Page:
Category: diet

So, You Are Thinking About Doing Your First Show

Whatever the choice of activity to get fit is, whether running, biking, lifting, swimming, etc., a small population will be taken enough with their chosen sport enough to want to take the challenge on of competing.  For runners, some will get the bug to prepare for and run a marathon.  For the gym rats who love lifting heavy, some will get the bug to enter a powerlifting meet.  Other gym rats will gravitate to physique competitions.  Since I get asked about the latter pretty regularly, let me share some lessons learned.

My Beer League Team Has a Hockey and Beer Belly Problem (Or Can I Lose The Beer Belly, But Keep the Beer?)

I get asked a lot about beer and how it affects fitness. Over the years, a lot of that has come after a rec league hockey game, tournament, or drop-in when the most cherished part of rec league hockey takes place: the post-game beer drinking with your buds.

“I play all this hockey, but I don’t seem to lose weight.”

At the end of the day, weight loss or gain is all about calories in versus calories out. Eat more calories than you need, you will store fat; consume less calories, you will drop weight. Most people do tend to underestimate the amount calories they eat and overestimate the amount of calories they burn doing exercise.

It Is Not About Discipline

It seems like at least once a week someone will ask me about how to be disciplined when it comes to having a better diet and/or sticking with an exercise routine. A lot of the time the genesis is around not having the will power to give up a poor diet, TV, or some other vice. If you search around the web on the topic, there are many articles and blogs about how to learn to exercise and make stronger “will power muscles” to accomplish goals. The problem with most of that is that the issue is not being disciplined, but rather having enough motivation. This applies to life in general, not just fitness.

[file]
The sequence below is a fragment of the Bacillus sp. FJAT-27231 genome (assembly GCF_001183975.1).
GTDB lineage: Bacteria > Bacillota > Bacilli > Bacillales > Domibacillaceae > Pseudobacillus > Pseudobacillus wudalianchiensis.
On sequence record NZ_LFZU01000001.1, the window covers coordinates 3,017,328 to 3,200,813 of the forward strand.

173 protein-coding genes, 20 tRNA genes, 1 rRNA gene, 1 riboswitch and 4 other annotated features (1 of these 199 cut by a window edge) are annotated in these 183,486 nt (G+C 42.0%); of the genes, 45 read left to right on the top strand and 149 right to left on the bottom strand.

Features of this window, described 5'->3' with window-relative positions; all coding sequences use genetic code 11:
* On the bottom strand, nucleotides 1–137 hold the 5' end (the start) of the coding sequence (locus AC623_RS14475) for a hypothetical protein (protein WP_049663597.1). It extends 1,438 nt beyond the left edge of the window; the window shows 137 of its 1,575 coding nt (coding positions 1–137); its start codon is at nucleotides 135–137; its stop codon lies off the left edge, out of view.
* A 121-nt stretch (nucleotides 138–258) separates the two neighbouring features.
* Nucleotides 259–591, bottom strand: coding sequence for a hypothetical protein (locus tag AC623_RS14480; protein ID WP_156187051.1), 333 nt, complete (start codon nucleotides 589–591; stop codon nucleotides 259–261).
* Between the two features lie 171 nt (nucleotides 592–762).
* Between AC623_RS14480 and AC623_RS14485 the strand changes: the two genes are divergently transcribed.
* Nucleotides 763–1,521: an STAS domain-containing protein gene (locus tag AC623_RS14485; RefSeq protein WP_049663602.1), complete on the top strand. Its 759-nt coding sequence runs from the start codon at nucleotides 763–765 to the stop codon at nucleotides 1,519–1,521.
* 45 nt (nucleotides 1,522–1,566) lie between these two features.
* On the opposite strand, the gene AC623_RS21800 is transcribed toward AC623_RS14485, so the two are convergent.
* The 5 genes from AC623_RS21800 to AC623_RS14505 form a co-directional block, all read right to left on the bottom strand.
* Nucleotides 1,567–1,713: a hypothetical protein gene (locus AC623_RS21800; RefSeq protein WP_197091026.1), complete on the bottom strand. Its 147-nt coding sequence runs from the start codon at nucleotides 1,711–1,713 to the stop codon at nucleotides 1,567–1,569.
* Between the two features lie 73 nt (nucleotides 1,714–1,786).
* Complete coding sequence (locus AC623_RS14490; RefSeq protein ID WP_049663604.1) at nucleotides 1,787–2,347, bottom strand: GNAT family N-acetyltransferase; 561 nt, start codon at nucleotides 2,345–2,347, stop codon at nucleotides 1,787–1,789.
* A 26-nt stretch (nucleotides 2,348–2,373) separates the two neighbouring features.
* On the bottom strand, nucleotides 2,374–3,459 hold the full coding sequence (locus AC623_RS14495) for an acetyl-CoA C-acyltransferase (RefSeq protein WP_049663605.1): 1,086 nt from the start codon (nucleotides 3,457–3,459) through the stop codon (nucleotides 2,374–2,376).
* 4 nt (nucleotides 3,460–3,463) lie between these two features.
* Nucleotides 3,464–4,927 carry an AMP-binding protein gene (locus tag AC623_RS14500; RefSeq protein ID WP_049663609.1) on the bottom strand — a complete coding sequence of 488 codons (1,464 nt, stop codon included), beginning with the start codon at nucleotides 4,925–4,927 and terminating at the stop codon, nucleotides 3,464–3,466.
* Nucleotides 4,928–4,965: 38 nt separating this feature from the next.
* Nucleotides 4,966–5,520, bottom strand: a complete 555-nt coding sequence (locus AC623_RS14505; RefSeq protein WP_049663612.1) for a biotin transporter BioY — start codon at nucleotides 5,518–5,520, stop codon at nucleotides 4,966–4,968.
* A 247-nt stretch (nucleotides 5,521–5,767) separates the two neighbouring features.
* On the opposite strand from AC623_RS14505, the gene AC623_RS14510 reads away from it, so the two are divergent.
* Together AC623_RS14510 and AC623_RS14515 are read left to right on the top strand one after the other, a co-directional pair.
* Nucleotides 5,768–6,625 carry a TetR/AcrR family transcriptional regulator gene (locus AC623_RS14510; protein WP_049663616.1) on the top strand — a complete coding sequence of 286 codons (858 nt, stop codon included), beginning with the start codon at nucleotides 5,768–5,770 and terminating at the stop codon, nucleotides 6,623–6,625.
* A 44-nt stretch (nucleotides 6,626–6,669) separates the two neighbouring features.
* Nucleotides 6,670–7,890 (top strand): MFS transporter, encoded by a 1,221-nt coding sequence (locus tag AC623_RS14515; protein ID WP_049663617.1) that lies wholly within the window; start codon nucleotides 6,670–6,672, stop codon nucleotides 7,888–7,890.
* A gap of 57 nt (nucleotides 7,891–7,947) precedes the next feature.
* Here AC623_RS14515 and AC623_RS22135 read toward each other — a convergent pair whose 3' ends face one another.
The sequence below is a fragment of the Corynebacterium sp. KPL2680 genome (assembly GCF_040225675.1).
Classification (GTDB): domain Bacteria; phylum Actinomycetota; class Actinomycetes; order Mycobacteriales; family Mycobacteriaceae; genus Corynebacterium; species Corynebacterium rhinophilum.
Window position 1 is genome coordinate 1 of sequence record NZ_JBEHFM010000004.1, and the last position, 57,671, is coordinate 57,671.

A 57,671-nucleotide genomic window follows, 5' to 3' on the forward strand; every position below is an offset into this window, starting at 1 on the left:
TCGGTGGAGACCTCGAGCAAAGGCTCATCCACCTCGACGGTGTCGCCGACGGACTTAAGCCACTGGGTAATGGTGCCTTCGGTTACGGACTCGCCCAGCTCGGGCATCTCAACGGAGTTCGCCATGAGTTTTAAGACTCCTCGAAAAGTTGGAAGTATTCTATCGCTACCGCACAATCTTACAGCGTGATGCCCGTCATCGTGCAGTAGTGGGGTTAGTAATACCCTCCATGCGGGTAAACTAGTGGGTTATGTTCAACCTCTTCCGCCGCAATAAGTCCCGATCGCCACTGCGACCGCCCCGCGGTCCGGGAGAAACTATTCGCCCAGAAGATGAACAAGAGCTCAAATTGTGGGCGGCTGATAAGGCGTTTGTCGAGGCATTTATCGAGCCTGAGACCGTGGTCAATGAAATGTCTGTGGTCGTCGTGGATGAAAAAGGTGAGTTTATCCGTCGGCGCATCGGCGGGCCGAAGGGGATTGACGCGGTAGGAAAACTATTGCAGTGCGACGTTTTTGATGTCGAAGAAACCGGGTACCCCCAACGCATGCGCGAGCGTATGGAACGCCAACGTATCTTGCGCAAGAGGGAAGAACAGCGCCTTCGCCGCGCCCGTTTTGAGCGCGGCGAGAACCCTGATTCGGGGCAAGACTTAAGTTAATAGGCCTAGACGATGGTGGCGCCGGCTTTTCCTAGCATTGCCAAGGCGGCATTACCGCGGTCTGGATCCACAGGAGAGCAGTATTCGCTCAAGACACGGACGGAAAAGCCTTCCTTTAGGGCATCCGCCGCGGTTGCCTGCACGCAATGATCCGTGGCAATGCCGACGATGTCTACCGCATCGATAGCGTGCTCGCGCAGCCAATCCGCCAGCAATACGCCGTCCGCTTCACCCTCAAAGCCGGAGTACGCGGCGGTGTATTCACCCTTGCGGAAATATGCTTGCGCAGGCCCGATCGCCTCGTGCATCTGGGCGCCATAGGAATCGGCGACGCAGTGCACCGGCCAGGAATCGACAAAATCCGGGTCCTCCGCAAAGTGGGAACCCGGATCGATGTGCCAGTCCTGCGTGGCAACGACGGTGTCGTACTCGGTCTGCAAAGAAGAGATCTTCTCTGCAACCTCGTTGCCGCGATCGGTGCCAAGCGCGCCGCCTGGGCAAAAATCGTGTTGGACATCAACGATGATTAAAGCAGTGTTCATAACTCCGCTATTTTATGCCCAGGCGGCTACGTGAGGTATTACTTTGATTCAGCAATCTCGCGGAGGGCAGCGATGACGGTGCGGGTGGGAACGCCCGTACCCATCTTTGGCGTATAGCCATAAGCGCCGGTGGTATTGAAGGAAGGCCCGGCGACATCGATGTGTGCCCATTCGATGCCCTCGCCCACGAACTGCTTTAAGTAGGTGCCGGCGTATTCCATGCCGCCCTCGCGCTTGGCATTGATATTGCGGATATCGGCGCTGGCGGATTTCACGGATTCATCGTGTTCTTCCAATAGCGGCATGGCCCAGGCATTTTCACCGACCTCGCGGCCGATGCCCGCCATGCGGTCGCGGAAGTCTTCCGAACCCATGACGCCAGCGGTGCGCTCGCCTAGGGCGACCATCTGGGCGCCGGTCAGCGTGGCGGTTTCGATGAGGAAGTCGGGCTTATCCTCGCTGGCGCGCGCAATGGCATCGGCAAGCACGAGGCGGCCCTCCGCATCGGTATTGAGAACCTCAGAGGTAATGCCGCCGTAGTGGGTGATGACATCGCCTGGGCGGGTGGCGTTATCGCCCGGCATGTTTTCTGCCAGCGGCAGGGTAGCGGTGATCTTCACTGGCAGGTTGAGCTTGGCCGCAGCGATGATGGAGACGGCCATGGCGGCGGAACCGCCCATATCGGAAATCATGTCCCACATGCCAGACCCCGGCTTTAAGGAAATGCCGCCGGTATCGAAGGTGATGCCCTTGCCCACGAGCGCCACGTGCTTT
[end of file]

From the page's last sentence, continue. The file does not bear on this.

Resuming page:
Building Your Own Diet

I get asked quite a bit by friends and co-workers about the amount of calories to consume to achieve their various goals. Although this posting looks long, it is actually easy to calculate your needs; I just like adding a lot of rationale behind the steps.

Step 1: BMR

To understand how many calories you need, you first need to figure out how many calories you need to just maintain your current weight at rest. There are several equations that can be used to calculate your energy needs at rest, the basal metabolic rate (BMR).